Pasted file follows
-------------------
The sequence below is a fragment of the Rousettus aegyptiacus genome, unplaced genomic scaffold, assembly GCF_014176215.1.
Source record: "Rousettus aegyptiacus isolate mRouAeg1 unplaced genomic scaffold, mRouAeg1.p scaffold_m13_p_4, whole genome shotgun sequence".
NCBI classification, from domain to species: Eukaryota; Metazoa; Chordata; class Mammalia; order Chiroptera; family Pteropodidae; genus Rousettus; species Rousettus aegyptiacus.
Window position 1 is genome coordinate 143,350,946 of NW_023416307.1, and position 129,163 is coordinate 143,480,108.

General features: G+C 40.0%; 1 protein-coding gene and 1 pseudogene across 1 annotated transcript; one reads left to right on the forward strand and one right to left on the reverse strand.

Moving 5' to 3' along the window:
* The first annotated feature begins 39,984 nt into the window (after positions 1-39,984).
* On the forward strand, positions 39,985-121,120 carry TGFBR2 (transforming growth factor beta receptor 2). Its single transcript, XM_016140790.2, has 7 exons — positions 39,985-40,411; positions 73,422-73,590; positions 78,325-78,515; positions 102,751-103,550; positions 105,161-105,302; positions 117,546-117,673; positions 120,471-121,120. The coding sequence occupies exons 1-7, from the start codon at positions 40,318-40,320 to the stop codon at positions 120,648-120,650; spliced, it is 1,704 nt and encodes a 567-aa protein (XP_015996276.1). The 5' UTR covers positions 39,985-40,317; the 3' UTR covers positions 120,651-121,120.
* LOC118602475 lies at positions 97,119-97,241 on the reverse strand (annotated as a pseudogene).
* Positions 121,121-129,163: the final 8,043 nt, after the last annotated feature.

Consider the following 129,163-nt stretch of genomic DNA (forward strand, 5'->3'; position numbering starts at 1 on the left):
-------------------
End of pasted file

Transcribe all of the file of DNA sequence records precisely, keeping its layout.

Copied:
The sequence below is a fragment of the Rousettus aegyptiacus genome, unplaced genomic scaffold, assembly GCF_014176215.1.
Source record: "Rousettus aegyptiacus isolate mRouAeg1 unplaced genomic scaffold, mRouAeg1.p scaffold_m13_p_4, whole genome shotgun sequence".
NCBI classification, from domain to species: Eukaryota; Metazoa; Chordata; class Mammalia; order Chiroptera; family Pteropodidae; genus Rousettus; species Rousettus aegyptiacus.
Window position 1 is genome coordinate 143,350,946 of NW_023416307.1, and position 129,163 is coordinate 143,480,108.

General features: G+C 40.0%; 1 protein-coding gene and 1 pseudogene across 1 annotated transcript; one reads left to right on the forward strand and one right to left on the reverse strand.

Moving 5' to 3' along the window:
* The first annotated feature begins 39,984 nt into the window (after positions 1-39,984).
* On the forward strand, positions 39,985-121,120 carry TGFBR2 (transforming growth factor beta receptor 2). Its single transcript, XM_016140790.2, has 7 exons — positions 39,985-40,411; positions 73,422-73,590; positions 78,325-78,515; positions 102,751-103,550; positions 105,161-105,302; positions 117,546-117,673; positions 120,471-121,120. The coding sequence occupies exons 1-7, from the start codon at positions 40,318-40,320 to the stop codon at positions 120,648-120,650; spliced, it is 1,704 nt and encodes a 567-aa protein (XP_015996276.1). The 5' UTR covers positions 39,985-40,317; the 3' UTR covers positions 120,651-121,120.
* LOC118602475 lies at positions 97,119-97,241 on the reverse strand (annotated as a pseudogene).
* Positions 121,121-129,163: the final 8,043 nt, after the last annotated feature.

Consider the following 129,163-nt stretch of genomic DNA (forward strand, 5'->3'; position numbering starts at 1 on the left):